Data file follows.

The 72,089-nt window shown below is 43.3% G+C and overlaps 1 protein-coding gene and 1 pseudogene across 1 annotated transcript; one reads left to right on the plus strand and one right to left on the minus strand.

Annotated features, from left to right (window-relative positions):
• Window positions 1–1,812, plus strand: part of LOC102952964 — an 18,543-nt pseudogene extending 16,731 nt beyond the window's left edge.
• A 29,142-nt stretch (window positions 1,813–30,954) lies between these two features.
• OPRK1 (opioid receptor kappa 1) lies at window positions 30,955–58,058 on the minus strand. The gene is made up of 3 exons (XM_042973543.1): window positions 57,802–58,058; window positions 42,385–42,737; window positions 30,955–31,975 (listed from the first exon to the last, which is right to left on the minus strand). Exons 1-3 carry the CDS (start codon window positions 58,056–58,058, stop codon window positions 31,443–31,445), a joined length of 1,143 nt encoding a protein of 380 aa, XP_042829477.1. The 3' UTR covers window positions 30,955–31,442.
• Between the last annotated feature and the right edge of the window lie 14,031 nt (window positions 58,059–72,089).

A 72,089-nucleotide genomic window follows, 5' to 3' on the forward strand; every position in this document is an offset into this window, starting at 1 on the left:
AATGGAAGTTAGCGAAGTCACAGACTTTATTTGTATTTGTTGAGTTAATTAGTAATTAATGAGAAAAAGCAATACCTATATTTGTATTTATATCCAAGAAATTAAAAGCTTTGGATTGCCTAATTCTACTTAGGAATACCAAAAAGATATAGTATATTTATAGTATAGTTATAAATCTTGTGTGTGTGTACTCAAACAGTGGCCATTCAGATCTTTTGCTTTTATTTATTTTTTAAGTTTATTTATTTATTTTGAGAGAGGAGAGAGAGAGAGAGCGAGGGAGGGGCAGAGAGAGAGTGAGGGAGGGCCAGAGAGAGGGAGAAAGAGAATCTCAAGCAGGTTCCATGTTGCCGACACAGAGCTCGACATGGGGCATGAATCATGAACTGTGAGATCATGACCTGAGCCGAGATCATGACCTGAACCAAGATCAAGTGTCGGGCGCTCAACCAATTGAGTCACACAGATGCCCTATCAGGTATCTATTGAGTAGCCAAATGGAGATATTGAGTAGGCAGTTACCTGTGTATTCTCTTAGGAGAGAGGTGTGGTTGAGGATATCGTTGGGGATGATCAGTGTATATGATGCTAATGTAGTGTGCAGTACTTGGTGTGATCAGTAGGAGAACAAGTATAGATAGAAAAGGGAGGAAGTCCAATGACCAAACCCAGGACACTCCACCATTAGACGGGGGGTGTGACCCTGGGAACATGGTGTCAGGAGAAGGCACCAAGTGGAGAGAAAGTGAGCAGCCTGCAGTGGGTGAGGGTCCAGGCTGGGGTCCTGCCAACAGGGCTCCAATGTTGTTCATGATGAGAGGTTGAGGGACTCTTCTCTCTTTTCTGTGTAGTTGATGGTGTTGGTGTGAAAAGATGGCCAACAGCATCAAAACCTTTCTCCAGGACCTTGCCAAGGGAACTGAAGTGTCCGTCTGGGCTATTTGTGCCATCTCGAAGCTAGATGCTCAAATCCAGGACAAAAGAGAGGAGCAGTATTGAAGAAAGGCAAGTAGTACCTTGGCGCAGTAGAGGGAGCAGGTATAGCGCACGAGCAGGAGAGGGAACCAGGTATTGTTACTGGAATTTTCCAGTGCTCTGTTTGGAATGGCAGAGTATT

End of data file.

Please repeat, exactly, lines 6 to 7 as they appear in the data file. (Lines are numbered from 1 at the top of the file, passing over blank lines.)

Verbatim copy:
• Between the last annotated feature and the right edge of the window lie 14,031 nt (window positions 58,059–72,089).

A 72,089-nucleotide genomic window follows, 5' to 3' on the forward strand; every position in this document is an offset into this window, starting at 1 on the left: